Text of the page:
Christian Theology and Apologetics

A Historical Approach to the Resurrection of Jesus: Part 6

In the last part I went through the biblical data pertinent to the investigation of the women’s discovery of the empty tomb and took that data and plugged it into a Bayes Factor to decipher the probability of R (Resurrection) over ~R (Resurrection Alternatives). Part six will take the salient facts concerning the Disciples and this will be run through a Bayes Factor as well.

The Crucifixion caused no triumphant jubilation amongst the disciples; they believed the ministry they partook of for three years was a bust; their leader was dead, the ministry was over. The antecedent condition of the Disciples suddenly and inexplicably changed from demoralized to embolden.

One hypothesis—the so-called conspiracy hypothesis—posits that the disciples didn’t believe what they were proclaiming to others, that they were first century con artists engaged in an elaborate scheme. Conspiracy hypothesis theorizers also clam at least some of the disciples stole the body. This theory is perhaps the oldest as it was mentioned in Scripture itself (Matt 28:13-15). It must be said that this theory has had very few adherents since the 1700’s since it is based on silence and no corroborating evidence whatsoever. Additionally, there is no motive to be found for the disciples; they weren’t going to gain political power; receive sexual gratification, or anything of any intrinsic value. Even if they did think it would profit them, it seems to me they would have given up their story after years of persecution. The disciples saw the fates of others for preaching Christ was resurrected from the dead (Ac 7:59;12:2); they knew how it would likely end, yet they proceeded, it couldn’t have been for material gain.

“. . . The vast majority of scholars—skeptical as well as Christian—acknowledge the Easter faith of the disciples is plainly a result of the extremely low explanatory power of the conspiracy hypothesis vis a vis the evidence.”[1] Simply put there is no explanatory power for the conspiracy hypothesis and for this reason it has been mostly been abandoned for centuries. Other problems with the theory are in the statements asserted as factual. The Jews claimed the disciples came while the guards slept at night. What Roman guard would admit to sleeping on the job to his superiors—it was a capital offence, especially considering this dead man claimed to be the Jewish king. Additionally, how would sleeping guards know who stole the body?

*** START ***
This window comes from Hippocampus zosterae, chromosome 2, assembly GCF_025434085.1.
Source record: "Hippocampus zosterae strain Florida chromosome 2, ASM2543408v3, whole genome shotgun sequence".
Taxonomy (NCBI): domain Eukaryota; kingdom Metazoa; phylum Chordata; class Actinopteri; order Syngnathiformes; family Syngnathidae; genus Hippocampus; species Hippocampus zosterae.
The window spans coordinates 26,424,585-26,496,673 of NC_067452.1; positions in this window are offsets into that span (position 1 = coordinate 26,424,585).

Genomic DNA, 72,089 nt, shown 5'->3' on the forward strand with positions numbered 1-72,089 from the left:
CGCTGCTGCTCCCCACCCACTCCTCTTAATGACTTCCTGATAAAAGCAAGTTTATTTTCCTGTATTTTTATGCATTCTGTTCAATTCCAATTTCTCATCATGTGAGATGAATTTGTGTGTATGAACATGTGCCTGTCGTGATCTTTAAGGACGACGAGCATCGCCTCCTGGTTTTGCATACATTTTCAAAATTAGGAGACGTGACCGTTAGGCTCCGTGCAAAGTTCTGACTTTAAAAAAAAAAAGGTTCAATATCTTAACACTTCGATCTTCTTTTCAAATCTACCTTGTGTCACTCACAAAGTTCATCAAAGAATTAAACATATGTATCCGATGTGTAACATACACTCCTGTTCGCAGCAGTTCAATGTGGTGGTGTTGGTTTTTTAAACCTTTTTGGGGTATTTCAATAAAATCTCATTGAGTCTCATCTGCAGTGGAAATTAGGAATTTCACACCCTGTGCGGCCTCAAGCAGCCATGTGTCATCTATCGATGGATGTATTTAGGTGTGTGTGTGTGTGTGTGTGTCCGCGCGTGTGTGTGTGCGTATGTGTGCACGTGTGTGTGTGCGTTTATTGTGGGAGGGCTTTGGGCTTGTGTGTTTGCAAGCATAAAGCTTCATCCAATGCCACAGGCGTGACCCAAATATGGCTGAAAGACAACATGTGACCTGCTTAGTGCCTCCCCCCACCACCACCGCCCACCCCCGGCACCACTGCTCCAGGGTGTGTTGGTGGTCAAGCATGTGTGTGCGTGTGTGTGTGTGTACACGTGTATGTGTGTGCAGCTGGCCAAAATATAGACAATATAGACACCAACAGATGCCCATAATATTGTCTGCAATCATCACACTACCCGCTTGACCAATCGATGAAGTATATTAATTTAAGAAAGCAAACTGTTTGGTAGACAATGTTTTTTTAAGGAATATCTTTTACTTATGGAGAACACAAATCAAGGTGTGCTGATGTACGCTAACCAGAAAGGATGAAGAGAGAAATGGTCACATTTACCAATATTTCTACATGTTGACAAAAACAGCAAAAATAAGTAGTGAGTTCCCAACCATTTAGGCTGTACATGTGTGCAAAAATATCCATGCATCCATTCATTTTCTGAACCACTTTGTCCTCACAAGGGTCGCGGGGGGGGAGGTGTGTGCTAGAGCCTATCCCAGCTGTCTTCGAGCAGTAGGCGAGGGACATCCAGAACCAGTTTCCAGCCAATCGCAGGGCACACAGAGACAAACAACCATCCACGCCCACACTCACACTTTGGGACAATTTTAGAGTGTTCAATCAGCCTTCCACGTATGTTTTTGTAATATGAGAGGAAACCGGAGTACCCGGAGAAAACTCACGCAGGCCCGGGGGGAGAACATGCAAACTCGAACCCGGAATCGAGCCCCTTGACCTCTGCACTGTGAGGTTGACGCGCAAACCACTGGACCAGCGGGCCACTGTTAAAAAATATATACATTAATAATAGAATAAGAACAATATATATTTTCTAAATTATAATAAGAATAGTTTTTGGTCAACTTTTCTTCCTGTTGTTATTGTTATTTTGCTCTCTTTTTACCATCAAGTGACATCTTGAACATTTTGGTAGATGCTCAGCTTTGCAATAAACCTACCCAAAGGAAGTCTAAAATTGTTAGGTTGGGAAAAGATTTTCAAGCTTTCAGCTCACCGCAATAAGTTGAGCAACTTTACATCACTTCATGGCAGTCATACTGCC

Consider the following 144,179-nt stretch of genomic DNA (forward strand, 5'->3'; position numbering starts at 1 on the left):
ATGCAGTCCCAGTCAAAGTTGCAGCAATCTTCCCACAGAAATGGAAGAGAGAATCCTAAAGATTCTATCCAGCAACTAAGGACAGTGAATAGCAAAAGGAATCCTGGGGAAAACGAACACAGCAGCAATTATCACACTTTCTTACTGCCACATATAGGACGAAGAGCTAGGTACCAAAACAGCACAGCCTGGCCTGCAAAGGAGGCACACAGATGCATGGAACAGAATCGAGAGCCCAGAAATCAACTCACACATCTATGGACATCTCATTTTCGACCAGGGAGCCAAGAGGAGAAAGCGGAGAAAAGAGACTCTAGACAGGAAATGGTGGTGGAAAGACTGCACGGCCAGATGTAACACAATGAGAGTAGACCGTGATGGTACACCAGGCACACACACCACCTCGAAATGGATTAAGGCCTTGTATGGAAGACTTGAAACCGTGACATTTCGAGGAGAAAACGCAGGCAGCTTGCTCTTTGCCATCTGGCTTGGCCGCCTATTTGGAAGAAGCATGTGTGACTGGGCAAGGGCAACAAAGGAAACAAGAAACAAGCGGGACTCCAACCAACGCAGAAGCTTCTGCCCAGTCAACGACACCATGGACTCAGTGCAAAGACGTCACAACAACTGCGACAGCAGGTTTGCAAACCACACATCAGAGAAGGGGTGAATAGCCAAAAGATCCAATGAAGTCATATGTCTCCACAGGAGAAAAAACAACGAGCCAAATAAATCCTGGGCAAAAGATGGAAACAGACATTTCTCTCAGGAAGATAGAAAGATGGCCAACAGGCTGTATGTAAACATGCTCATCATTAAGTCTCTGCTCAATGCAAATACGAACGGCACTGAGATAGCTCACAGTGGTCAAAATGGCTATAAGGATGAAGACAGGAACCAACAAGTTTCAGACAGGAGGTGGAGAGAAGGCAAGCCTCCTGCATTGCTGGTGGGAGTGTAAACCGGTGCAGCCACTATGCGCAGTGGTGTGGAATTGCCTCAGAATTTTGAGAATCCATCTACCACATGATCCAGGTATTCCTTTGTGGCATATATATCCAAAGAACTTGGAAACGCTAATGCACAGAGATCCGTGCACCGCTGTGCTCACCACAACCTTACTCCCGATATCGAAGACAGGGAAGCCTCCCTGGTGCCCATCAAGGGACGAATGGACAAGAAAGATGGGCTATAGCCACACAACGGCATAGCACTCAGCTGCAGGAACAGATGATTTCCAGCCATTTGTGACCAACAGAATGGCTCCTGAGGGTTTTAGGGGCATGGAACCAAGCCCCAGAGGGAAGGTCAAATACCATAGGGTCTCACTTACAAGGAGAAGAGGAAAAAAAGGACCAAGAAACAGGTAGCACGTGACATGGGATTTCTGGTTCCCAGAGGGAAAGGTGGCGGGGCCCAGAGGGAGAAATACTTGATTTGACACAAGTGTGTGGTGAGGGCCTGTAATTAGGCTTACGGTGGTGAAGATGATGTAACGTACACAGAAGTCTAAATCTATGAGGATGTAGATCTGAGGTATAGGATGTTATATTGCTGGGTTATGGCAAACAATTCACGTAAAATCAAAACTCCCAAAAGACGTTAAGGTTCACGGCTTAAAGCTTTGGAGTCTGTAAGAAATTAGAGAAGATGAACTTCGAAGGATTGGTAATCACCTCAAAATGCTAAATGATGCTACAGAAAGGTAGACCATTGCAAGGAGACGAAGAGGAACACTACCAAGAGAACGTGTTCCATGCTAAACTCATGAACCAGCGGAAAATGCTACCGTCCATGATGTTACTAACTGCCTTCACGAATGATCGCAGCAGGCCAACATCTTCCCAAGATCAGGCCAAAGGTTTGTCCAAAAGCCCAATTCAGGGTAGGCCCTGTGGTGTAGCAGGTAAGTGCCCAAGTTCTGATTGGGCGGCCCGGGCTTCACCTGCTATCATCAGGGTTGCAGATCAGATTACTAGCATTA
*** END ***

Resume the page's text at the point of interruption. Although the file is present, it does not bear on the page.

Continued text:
Richard Carrier has unconvincingly attempted to revive the theft hypothesis by positing that one or two of Christ’s disciples stole the body in order to deceive everyone into believing God vindicated Christ by assuming his body to heaven. This modified conspiracy hypothesis suffers the same issues as the normal theory; it has no explanatory power. Additionally if only one or two disciples stole the body, they would still have to get by trained Roman guards that wouldn’t be sleeping on the job. Thus, evidence for the conspiracy hypothesis is unreasonably low and this accounts for its lack of following for nearly three centuries.

Another theory is the wrong tomb theory, which we looked at in part five of this series. It suffers a very high improbability being that it requires that no one in the entire group of Jesus’ followers questioned whether they had the proper tomb identified. Moreover, if the disciples went to the wrong tomb and made the claim Jesus rose from the dead, the Romans would have went to the proper tomb and paraded the body through the city to quench the preaching.[2] In order for this theory to work the Jews and Romans alike would have had to suffer a “collective amnesia.”[3] Moreover, the appearances of Christ must be explained in addition to the empty tomb. The empty tomb was not the convincing factor for most of the disciples; it was the appearance of Christ to them, and even that wasn’t enough for Thomas. Even if the empty tomb could be explained in some naturalistic manner, the post-resurrection appearances of Christ would still remain.